Jesus is our ultimate, overwhelming blessing. Putting our faith only in Him—not trusting in anything we have or anything we’ve done—is our pathway to salvation, bringing us abundant life here on earth and after death. 

After all, toothbrushes won’t matter in heaven. We’ll enjoy a fabulous feast with Him there, teeth and all, in our redeemed bodies, in the beautiful home that awaits us. Let’s thank Him for that promise!

Lord Jesus, make me grateful every moment of every day for all that You’ve brought into my life—in material goods, abilities, and opportunities. Make me humble and content with my lot, and teach me to use those gifts for Your glory. Let my heart bloom with joy as I cultivate gratitude in cascading waves. In Your name, Amen.

Nancy C. Williams is a Christian wife/mom with a writing career spanning more than 40 years in business and journalism. Williams is the author of the novel To Love a Falcon and the devotional book A Crocus in the Desert: Devotions, Stories, and Prayers for Women Experiencing InfertilityHer weekly blogs are featured on Crossmap.com. To follow Nancy’s posts and news, go to her home page at http://lightbournecreative.com and subscribe at the bottom. 

© Copyright 2024 Nancy C. Williams, Lightbourne Creative (text and photography) Unless otherwise noted, Scripture verses are taken from the New King James Version®, Copyright © 1982 by Thomas Nelson. Used by permission. All rights reserved.

*Samaritan’s Purse collects shoeboxes in the fall, but right now is a great time to purchase summery items like flip-flops, inflatable beach balls, and other goodies. To learn more about Operation Christmas Child, go to https://www.samaritanspurse.org/what-we-do/operation-christmas-child/ and get started building your own shoebox of blessings for a child across the world! Don’t forget the toothbrushes!

#toothbrush #toothpaste #dentalcare #firstworldprivilege #operationchristmaschild #samaritanspurse #gratitude #thankfulness #Jesus #loveofChrist #bandaids #shoeboxgifts


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Nancy C. Williams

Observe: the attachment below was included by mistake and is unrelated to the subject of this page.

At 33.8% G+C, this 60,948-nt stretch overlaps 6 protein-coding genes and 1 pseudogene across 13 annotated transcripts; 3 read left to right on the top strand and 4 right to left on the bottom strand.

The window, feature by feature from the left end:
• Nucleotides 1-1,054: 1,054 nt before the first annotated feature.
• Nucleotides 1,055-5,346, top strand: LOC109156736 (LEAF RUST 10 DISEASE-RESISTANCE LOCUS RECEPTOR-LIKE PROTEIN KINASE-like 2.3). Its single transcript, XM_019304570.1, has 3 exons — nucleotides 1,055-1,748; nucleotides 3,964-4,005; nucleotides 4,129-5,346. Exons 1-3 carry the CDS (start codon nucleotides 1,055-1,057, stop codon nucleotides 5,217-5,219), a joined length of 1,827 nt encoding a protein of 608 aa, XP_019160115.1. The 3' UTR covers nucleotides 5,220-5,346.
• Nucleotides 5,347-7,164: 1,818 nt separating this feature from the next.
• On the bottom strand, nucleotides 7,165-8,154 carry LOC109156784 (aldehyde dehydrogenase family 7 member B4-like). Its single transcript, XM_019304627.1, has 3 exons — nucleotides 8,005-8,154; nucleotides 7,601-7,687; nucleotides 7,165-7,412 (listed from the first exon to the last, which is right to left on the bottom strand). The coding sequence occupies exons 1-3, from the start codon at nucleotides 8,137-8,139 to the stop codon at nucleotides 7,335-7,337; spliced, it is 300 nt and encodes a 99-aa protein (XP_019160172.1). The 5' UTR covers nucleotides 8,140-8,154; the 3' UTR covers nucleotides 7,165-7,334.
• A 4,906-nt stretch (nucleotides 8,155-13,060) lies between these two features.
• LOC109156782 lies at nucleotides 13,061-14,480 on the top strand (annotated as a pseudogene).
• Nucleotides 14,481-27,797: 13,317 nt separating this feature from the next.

Nancy C. Williams is a Christian wife/mom with a writing career spanning more than 40 years in business and journalism, including almost a decade at FedEx corporate headquarters. Nowadays, Nancy writes for the sheer joy of it, with blogs, devotions, and novels at the top of her “fun stuff to-do” list. She’s also an adventure enthusiast who loves snow-skiing, making biscotti, taking photos, digging into fascinating stories from the past, and sharing a good laugh. Nancy is serious, though, about serving Jesus Christ as a prayer warrior and writing for His glory—striving to encourage other Christian women on their spiritual journeys. When she isn’t writing, look for Nancy hiking the Appalachian Trail with her beloved husband and mini-schnauzer Heidi. Her weekly blogs are featured on Crossmap.com. ===== To follow Nancy’s posts and news, go to her home page at http://lightbournecreative.com and subscribe at the bottom. ===== Nancy C. Williams is the author of "A Crocus in the Desert: Devotions, Stories, and Prayers for Women Experiencing Infertility"—a devotional book offering hope and encouragement to women who are overwhelmed by anguish, guilt, and isolation as they cope with longing for motherhood. This book offers support and solace, life lessons from faithful women of the Bible, Scriptures of hope, and reassurance that God hears your prayers and has a good plan for your life. ===== Williams is also author of "To Love a Falcon," a novel that begins with a true top-secret World War II mission involving Nancy’s father-in-law and the “murder” of a Russian naval officer he befriended. The rest of the story, based on the Russian fairy tale “Finist the Falcon,” follows a fictional female mechanic who is swept up in Soviet intrigues along with a MiG jet test pilot. "To Love a Falcon" takes readers into the treachery of Russian operatives, the stark landscape of Siberian winters, and the courage of those who risk death for faith and love.